Basic Political Terms Every Citizen Must Know (II)
Avoiding bad rulers
This is the second part of a series of basic political terms that every citizen should know. Citizenship is a right but also a duty that is exercised with co-responsibility; and it is a duty to inform and be informed in order to avoid bad governments that affect the stability of the country, slow down the progress and the quality of life of the people.
The “–cracies”: Plutocracy- Gerontocracy- Theocracy- Aristocracy- Democracy
Let's start with a bit of etymology. In politics there are many keywords that come from the Greek languaje. A very important one is the suffix "-cracy" which means power (kratos) in Greek. Combined with several Greek prefixes are concepts that continue to be fully valid until today. There are many “–cracies” so I will mention just a few.
Plutocracy: Pluto (ploutos) means rich. So it's the government of the rich. Currently, due to democracy, they have retreated to the rear, ruling in the shadows. It can be said that plutocrats are the power behind power.
Gerontocracy: Gerontos means old. It is the government of the oldest people. Weber points out that gerontocracy is related to patriarchy. Although such a government occurs in more tribal societies, current governments are not far from gerontocracy. The presidents of Italy usually come to power at an advanced age.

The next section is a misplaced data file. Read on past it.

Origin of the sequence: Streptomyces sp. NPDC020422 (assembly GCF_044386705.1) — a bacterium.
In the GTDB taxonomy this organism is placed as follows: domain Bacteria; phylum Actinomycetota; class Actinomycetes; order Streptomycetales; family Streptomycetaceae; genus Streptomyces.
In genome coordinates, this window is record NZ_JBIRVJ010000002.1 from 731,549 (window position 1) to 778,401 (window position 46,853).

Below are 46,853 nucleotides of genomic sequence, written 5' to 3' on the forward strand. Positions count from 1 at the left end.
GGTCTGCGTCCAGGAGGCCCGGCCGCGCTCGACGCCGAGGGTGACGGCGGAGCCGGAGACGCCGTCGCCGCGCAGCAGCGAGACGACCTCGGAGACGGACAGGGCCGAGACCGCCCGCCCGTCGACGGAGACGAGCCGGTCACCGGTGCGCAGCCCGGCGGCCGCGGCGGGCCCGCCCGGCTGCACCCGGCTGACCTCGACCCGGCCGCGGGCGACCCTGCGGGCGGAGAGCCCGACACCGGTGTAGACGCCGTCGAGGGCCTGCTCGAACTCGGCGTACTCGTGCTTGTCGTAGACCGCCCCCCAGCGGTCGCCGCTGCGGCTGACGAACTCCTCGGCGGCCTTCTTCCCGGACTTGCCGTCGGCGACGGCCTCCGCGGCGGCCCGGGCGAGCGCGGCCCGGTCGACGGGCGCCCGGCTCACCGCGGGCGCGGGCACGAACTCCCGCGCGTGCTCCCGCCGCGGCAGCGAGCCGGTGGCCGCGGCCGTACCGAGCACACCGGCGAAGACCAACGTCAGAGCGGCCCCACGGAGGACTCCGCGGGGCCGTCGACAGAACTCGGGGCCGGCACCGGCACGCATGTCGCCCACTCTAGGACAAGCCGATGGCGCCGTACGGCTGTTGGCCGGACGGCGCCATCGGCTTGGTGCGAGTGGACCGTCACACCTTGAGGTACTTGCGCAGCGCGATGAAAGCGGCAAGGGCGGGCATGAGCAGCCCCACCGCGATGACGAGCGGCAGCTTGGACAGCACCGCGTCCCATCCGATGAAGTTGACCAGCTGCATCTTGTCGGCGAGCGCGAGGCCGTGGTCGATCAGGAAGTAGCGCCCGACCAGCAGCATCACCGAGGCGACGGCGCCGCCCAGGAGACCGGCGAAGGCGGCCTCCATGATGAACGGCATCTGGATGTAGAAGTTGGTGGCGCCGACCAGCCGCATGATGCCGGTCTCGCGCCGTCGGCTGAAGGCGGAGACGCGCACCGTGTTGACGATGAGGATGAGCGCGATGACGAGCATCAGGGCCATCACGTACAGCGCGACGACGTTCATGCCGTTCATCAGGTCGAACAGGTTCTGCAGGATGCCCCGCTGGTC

Theocracy: Theos means God; A theocracy is the government of God which is represented as a religious elite in the land that governs the country according to the sacred texts. It is common in Islamic countries. The Vatican and Iran are theocratic governments. Theocratic governments are usually also gerontocratic.
Aristocracy: Aristos means excellent, therefore an aristocracy comes to be the government of the best people, that is, the most prepared people.
Democracy: Demo means people, so democracy is the power of the people. The best definition was given by Lincoln who said that democracy is the government of the people, by the people and for the people.
Of course the best option is democracy (even if it is not perfect), and citizens must choose a leader with strength and cunning (the combination of the lion and the fox that Machiavelli pointed out); the first is obtained in youth but the second is obtained over the years.
Power has several meanings, but we are really interested in social power, the power that links one person to the other. This power has to do with domination and necessarily requires the existence of A (who commands) and B (who obeys).
Then power can be defined as A's ability to make B do something that B would not otherwise do (Stephen Luke's concept).
On the other hand, authority is a source of power, or a type of power. The authority is impersonal, it does not depend on the person in himself but on the structure of the organization. A person who get in a pyramidal organization obeys his superior without having to know who he is. The authority usually has a charge, a uniform, is usually legitimate (and therefore accepted by the population).